Writer of the Month
July – Graham Joyce
Graham Joyce quit his executive job in 1988 and decamped to the Greek island of Lesbos, to live in a beach shack and concentrate on writing. He sold his first novel while still in Greece and since then has published 20 novels and numerous short stories. He is a winner of the O. Henry Award; The World Fantasy Award for best novel; and is five-time winner of the British Fantasy Award for best novel. His work has been translated into over twenty languages. Both his most recent novels The Silent Land and Some kind Of Fairy tale are in development in Hollywood. His website is grahamjoyce.co.uk.
Writing East Midlands caught up with Graham to find out more about his latest project:
Your new novel “Some Kind of Fairytale”? is launched on Thursday (5th July). Can you tell us a little more about it?
It’s set in the area of Charnwood Forest. A sixteen year old girl goes missing in the bluebell woods. She is feared abducted and killed. Twenty years later she suddenly re-appears. She has an outlandish story to tell about where she’s been all this time, but no-one believes her. However, she appears not have aged much during those twenty years.
“Some Kind of Fairytale”? has been optioned by a Hollywood Studio. Could you tell us how this came about?
Hollywood likes to buy books that have already been a roaring success, because a ready audience is assumed to be in place. Some books are tricky to turn into films but if one has a clear film potential you can sometimes sell an option on a book before it has been published. In this case it was sold on the basis of an early draft by my agent in New York. It is a very visual story; or at least parts of it are very visual. Plus it has an interesting landscape setting. Often they change the setting for a US audience but I’m hoping that if it gets made it will keep its location in Charnwood.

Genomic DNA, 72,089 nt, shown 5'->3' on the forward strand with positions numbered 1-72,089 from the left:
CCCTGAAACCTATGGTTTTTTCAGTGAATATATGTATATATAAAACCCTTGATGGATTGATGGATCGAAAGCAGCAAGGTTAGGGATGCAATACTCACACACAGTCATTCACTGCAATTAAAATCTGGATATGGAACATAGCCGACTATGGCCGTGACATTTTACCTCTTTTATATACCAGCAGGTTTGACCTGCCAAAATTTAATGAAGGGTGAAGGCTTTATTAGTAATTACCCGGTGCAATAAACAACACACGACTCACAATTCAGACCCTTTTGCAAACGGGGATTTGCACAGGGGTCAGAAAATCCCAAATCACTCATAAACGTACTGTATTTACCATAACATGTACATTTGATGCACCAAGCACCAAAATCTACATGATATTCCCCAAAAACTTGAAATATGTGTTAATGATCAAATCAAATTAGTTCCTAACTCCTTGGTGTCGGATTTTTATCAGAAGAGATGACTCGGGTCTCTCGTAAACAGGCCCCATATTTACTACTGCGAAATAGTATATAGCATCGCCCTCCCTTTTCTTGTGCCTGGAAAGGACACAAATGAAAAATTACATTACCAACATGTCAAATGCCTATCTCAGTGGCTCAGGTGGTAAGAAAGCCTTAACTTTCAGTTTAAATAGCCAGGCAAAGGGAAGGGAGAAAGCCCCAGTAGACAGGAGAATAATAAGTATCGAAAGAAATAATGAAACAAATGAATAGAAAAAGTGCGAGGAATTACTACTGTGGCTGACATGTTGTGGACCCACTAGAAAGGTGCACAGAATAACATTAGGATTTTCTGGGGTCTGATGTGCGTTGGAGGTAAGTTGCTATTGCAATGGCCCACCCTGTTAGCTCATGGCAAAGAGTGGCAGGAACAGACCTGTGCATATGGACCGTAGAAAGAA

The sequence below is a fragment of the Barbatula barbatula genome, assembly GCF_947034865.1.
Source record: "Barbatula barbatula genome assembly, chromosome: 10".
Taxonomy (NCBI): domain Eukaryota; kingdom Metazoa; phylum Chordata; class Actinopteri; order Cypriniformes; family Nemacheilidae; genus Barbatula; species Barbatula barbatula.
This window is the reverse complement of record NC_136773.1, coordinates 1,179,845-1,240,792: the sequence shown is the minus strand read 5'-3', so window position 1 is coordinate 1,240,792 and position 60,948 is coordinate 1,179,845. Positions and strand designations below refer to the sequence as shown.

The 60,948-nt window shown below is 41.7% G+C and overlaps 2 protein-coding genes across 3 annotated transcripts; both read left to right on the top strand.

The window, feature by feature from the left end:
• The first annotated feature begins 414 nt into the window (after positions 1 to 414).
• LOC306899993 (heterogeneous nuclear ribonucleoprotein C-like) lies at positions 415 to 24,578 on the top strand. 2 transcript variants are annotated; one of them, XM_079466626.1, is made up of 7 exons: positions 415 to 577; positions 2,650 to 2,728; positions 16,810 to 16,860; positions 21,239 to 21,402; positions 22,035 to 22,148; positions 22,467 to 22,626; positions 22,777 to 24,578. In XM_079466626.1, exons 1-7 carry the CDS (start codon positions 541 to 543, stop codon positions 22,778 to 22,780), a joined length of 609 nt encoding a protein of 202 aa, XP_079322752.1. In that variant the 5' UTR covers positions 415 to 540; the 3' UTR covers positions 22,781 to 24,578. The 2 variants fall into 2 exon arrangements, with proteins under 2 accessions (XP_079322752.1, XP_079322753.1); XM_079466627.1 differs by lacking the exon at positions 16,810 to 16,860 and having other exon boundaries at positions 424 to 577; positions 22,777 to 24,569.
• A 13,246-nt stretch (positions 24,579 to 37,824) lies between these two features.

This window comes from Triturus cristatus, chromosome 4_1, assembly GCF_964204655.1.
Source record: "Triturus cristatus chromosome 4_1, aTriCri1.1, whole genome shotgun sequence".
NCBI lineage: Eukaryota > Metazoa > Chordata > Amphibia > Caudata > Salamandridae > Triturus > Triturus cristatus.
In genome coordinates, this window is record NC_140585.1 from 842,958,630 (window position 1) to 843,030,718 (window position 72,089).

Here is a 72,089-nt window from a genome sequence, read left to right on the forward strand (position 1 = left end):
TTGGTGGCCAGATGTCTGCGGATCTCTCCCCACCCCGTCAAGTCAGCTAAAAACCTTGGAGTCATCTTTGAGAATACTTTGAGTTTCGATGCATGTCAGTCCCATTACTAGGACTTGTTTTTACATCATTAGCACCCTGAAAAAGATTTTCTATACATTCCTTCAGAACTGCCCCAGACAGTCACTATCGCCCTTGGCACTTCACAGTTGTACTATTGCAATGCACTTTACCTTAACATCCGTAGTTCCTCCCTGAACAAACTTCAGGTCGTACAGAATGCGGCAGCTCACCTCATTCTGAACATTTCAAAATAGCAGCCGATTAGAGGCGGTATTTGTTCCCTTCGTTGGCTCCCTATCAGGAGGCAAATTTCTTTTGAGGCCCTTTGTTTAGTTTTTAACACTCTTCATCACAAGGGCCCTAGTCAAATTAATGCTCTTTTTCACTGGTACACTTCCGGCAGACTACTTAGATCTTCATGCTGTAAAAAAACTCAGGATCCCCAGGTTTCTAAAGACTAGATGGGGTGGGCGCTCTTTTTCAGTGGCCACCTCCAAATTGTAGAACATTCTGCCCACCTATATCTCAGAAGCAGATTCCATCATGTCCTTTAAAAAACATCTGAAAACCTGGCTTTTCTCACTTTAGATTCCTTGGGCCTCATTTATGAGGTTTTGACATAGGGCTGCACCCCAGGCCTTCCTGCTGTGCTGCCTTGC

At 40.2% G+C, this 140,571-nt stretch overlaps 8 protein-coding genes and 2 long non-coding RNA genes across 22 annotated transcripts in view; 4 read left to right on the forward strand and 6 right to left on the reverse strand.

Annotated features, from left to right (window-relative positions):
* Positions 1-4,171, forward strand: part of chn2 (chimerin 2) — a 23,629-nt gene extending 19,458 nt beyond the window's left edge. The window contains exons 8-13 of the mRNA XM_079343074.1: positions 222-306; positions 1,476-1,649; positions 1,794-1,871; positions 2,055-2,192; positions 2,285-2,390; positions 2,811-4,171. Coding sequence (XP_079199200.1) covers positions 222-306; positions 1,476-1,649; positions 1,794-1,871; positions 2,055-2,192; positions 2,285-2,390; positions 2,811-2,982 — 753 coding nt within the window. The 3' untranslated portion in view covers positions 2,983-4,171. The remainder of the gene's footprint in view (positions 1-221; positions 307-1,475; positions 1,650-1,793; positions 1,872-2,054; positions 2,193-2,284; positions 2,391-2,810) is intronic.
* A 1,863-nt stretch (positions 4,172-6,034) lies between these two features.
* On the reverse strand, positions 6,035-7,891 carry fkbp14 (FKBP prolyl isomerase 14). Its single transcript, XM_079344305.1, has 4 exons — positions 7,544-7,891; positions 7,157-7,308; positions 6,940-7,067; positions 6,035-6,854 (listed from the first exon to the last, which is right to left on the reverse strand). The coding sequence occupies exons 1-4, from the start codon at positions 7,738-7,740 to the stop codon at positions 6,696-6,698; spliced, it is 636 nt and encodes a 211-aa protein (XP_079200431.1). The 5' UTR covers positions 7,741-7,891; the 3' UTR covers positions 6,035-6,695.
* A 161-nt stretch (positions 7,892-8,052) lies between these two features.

I notice you have a fantasy theme running through your writing. What draws you into exploring fantasy? And what interests you about myth and the unreal?
Angela Carter once said something about feeling limited by “safe literary realism”?. For me realism is a somewhat restricted canvas. I’ve never believed that there is a rational basis for our emotional life, so my only way of trying to understand the world is by trying to see what happens just under the layer of consciousness. This leads me into myth and dreaming and other fractured ways of knowing; but I’m interested in the intersect, so I don’t write sealed fantasy either. I like to play the shuttle between fantasy and realism.
Your last novel “The Silent Land”? was set in the French Pyrenees and follows a couple on a skiing holiday that are caught up in the throes of an avalanche. Your use of landscape is very central to the story, what inspired you to explore this setting?
The silence of snow in a big landscape is inspirational and it can engender awe almost to the point of panic. Actually I was in Finland when I got the idea but the French Pyrenees were more suited the story I wanted to write. I went dog-sledging at dawn in Finland, on a frozen lake several kilometres across. In the middle of the lake I stopped the dogs and the sun was coming up pink. Things seem very simple in such a landscape. There is life and there is death. I felt overwhelmed by the weight of the snow.